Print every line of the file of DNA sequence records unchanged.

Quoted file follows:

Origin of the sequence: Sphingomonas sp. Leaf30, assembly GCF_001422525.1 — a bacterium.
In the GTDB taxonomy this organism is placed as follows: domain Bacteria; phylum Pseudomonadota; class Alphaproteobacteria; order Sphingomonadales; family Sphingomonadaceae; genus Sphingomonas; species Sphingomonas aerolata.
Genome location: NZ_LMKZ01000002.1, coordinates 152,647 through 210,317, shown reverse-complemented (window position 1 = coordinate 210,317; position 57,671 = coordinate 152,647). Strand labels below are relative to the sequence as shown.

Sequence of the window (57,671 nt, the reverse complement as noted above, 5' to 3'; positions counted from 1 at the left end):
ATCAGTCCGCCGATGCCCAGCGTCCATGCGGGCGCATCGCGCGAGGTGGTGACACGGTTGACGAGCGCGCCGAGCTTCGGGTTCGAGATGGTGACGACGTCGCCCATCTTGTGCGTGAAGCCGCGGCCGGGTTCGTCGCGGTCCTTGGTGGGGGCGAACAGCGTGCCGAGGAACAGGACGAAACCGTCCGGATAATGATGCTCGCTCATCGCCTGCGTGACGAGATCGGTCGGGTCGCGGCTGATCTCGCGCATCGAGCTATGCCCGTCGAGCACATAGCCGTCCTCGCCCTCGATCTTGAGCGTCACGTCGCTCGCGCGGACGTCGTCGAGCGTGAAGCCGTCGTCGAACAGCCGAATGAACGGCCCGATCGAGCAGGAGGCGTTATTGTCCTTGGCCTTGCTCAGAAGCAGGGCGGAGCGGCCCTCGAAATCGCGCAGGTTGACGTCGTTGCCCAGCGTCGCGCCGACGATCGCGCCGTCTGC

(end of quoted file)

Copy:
Origin of the sequence: Sphingomonas sp. Leaf30, assembly GCF_001422525.1 — a bacterium.
In the GTDB taxonomy this organism is placed as follows: domain Bacteria; phylum Pseudomonadota; class Alphaproteobacteria; order Sphingomonadales; family Sphingomonadaceae; genus Sphingomonas; species Sphingomonas aerolata.
Genome location: NZ_LMKZ01000002.1, coordinates 152,647 through 210,317, shown reverse-complemented (window position 1 = coordinate 210,317; position 57,671 = coordinate 152,647). Strand labels below are relative to the sequence as shown.

Sequence of the window (57,671 nt, the reverse complement as noted above, 5' to 3'; positions counted from 1 at the left end):
ATCAGTCCGCCGATGCCCAGCGTCCATGCGGGCGCATCGCGCGAGGTGGTGACACGGTTGACGAGCGCGCCGAGCTTCGGGTTCGAGATGGTGACGACGTCGCCCATCTTGTGCGTGAAGCCGCGGCCGGGTTCGTCGCGGTCCTTGGTGGGGGCGAACAGCGTGCCGAGGAACAGGACGAAACCGTCCGGATAATGATGCTCGCTCATCGCCTGCGTGACGAGATCGGTCGGGTCGCGGCTGATCTCGCGCATCGAGCTATGCCCGTCGAGCACATAGCCGTCCTCGCCCTCGATCTTGAGCGTCACGTCGCTCGCGCGGACGTCGTCGAGCGTGAAGCCGTCGTCGAACAGCCGAATGAACGGCCCGATCGAGCAGGAGGCGTTATTGTCCTTGGCCTTGCTCAGAAGCAGGGCGGAGCGGCCCTCGAAATCGCGCAGGTTGACGTCGTTGCCCAGCGTCGCGCCGACGATCGCGCCGTCTGC